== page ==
"By-committee definition: Through the collaborative efforts of multiple contributors, as a team or committee assigned to accomplish a goal; especially as known for protracted proceedings, a lack of responsiveness, or undesired results."

One thousand thousand slimy things

Meaning: Michael Florentin Nielsen <> points out that this may be based on Coleridge's "The Rime of the Ancient Mariner":
The very deep did rot: O Christ!
That ever this should be!
Yea, slimy things did crawl with legs
Upon the slimy sea.
Keiran Downie <> writes:

"Not only is this from the Rime of the Ancient Mariner by Samuel Coleridge, but the poem also plays a major role in the Douglas Adams book "Dirk Gently's Holistic Detective Agency". In the book, Coleridge was inspired by a revenge-minded, alien ghost that had landed on Earth millions of years ago in a colonization ship and through a sloppy bit of maintenance, destroyed the ship and all its crew when a drive malfunction blew everything all to hell in Earth's primordial ooze. This accident started life on Earth, and the ghost watched in frustration as a "thousand thousand slimy things with legs" evolved and developed on the Earth. Perhaps this refers to the Marine's intentions towards the Bobs that seem bent on killing him with no apparent provocation?"

Andres Magnusson <> writes:

This is definately from the Ancient Mariner, but Michael Florentin Nielsen quotes the wrong verse. It goes as follows:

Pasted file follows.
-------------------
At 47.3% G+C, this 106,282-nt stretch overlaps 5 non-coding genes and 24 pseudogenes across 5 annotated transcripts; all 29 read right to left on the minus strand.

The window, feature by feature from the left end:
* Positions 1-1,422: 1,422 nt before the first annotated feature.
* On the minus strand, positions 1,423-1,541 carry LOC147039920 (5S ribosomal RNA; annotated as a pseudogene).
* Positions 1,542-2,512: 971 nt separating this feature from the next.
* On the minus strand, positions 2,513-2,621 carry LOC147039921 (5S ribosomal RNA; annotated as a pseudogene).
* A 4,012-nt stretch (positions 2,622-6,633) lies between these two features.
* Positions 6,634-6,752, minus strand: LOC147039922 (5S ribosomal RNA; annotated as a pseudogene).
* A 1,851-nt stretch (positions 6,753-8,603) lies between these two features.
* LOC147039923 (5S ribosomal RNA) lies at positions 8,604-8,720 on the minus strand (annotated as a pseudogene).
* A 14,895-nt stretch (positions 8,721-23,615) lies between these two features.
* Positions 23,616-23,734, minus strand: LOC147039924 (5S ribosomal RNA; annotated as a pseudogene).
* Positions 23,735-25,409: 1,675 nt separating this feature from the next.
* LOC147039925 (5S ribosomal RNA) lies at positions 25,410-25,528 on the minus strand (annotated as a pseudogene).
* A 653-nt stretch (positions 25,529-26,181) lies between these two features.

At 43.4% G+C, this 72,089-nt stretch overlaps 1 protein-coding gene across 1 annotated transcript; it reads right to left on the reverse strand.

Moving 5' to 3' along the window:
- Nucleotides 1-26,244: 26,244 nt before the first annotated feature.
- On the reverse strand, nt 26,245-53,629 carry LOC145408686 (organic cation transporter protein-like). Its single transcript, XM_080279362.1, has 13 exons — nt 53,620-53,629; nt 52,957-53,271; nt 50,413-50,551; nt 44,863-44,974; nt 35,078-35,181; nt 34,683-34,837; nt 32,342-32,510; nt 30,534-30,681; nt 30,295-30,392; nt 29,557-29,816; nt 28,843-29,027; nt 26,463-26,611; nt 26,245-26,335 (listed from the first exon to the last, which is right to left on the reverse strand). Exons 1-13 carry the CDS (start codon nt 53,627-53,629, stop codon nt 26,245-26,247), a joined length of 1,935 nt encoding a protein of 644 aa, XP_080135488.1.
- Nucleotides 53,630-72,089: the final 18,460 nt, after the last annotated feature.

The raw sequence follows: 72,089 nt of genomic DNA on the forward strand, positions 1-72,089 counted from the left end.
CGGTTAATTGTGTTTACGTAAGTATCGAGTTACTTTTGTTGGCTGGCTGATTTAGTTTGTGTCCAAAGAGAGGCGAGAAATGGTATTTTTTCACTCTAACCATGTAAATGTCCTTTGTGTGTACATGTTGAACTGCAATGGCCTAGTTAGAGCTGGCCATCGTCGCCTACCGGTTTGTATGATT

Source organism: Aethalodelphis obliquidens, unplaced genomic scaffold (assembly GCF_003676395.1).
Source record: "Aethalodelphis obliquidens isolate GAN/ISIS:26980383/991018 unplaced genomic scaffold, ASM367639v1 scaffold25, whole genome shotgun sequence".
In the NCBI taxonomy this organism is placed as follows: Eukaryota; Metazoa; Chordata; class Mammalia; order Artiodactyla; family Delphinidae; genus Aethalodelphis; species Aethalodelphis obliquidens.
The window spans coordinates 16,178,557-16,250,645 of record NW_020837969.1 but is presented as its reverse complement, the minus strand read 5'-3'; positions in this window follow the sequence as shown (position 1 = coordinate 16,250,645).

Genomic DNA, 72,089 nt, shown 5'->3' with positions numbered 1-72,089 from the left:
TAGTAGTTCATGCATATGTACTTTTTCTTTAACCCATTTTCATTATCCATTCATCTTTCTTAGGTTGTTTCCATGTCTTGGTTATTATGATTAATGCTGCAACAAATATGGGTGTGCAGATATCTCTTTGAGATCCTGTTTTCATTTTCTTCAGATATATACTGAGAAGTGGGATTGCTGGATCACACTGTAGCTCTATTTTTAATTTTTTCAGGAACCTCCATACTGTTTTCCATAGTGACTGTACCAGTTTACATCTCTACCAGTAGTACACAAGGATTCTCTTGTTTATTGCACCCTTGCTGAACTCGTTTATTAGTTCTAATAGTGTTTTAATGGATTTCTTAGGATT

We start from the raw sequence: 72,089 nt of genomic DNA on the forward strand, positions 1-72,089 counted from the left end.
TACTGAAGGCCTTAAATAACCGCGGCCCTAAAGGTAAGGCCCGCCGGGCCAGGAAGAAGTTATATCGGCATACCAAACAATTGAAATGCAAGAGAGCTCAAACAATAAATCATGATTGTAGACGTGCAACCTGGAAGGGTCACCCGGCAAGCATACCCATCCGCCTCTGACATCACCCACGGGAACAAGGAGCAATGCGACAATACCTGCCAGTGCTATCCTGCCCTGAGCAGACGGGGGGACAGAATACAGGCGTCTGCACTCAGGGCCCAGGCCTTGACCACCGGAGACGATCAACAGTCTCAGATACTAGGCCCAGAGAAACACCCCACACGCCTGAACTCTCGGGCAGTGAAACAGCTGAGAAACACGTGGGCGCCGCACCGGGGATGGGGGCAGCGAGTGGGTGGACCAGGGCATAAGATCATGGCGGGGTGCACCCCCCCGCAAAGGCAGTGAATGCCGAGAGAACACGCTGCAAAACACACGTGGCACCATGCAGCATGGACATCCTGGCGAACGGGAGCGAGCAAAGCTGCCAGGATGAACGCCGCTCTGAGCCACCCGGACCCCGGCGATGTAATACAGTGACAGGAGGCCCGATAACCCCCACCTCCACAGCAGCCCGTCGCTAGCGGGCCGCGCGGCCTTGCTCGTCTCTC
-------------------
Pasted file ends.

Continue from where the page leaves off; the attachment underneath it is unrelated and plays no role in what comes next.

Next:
The many men, so beautiful!
And they all dead did lie :
And a thousand thousand slimy things
Lived on ; and so did I.

I looked upon the rotting sea,
And drew my eyes away ;
I looked upon the rotting deck,
And there the dead men lay.

This of course goes hand in hand with the depressive musings of our AI master.

Chris Geisel <> of Double Aught Software wrote:

"One thousand thousand slimy things The title comes from Coleridge's Rime of the Ancient Mariner, and I came up with it. I started Slimy Things and got about 2/3 of the way done with the architecture when Ydnar and I got caught up in making a door that had a complicated shadow cast across half of it, that also cast a shadow into the room when the door was opened. It took us about 3 hours one night working on the PowerBook. The idea behind the level was a large, multilevel tower, but the geometry wasn't turning out to be as interesting as the Citadel in M2, so we scrapped it. The door is near the end of the existing level, and a bunch of the niche lights are scattered around too. Greg started over and used some of the architecture from the original. The level that resulted is much cooler than the one I was working on, especially the assault on the Bob's hideout in the beginning. No one can figure out how Greg convinced the troopers to run all the way into the fortress, up the stairs, and keep going. Normally the monsters just aren't that smart. Anyway, it is one of the most enjoyable ones to play, and even has a coolio secret ammo dump that you can get to with one of the telporters that cross the waterway."